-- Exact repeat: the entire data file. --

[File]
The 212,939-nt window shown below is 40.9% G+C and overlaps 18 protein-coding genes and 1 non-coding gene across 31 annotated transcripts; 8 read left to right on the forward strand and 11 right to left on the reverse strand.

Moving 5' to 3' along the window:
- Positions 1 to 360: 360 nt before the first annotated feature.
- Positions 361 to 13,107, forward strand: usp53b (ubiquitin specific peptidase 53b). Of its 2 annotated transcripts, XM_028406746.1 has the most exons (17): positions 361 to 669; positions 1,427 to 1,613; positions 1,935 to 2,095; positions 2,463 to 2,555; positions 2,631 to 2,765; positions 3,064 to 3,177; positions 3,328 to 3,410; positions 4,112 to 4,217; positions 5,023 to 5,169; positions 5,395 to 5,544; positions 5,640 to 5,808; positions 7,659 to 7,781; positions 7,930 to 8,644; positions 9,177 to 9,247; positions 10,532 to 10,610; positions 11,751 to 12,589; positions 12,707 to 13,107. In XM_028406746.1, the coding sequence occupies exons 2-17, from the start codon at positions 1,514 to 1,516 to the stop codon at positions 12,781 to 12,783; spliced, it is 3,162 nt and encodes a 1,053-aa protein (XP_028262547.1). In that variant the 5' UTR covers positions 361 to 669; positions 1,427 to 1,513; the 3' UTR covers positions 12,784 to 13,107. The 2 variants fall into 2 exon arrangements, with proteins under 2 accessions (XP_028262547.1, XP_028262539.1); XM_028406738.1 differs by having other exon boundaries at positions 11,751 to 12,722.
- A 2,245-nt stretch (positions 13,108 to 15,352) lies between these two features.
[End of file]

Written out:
The 212,939-nt window shown below is 40.9% G+C and overlaps 18 protein-coding genes and 1 non-coding gene across 31 annotated transcripts; 8 read left to right on the forward strand and 11 right to left on the reverse strand.

Moving 5' to 3' along the window:
- Positions 1 to 360: 360 nt before the first annotated feature.
- Positions 361 to 13,107, forward strand: usp53b (ubiquitin specific peptidase 53b). Of its 2 annotated transcripts, XM_028406746.1 has the most exons (17): positions 361 to 669; positions 1,427 to 1,613; positions 1,935 to 2,095; positions 2,463 to 2,555; positions 2,631 to 2,765; positions 3,064 to 3,177; positions 3,328 to 3,410; positions 4,112 to 4,217; positions 5,023 to 5,169; positions 5,395 to 5,544; positions 5,640 to 5,808; positions 7,659 to 7,781; positions 7,930 to 8,644; positions 9,177 to 9,247; positions 10,532 to 10,610; positions 11,751 to 12,589; positions 12,707 to 13,107. In XM_028406746.1, the coding sequence occupies exons 2-17, from the start codon at positions 1,514 to 1,516 to the stop codon at positions 12,781 to 12,783; spliced, it is 3,162 nt and encodes a 1,053-aa protein (XP_028262547.1). In that variant the 5' UTR covers positions 361 to 669; positions 1,427 to 1,513; the 3' UTR covers positions 12,784 to 13,107. The 2 variants fall into 2 exon arrangements, with proteins under 2 accessions (XP_028262547.1, XP_028262539.1); XM_028406738.1 differs by having other exon boundaries at positions 11,751 to 12,722.
- A 2,245-nt stretch (positions 13,108 to 15,352) lies between these two features.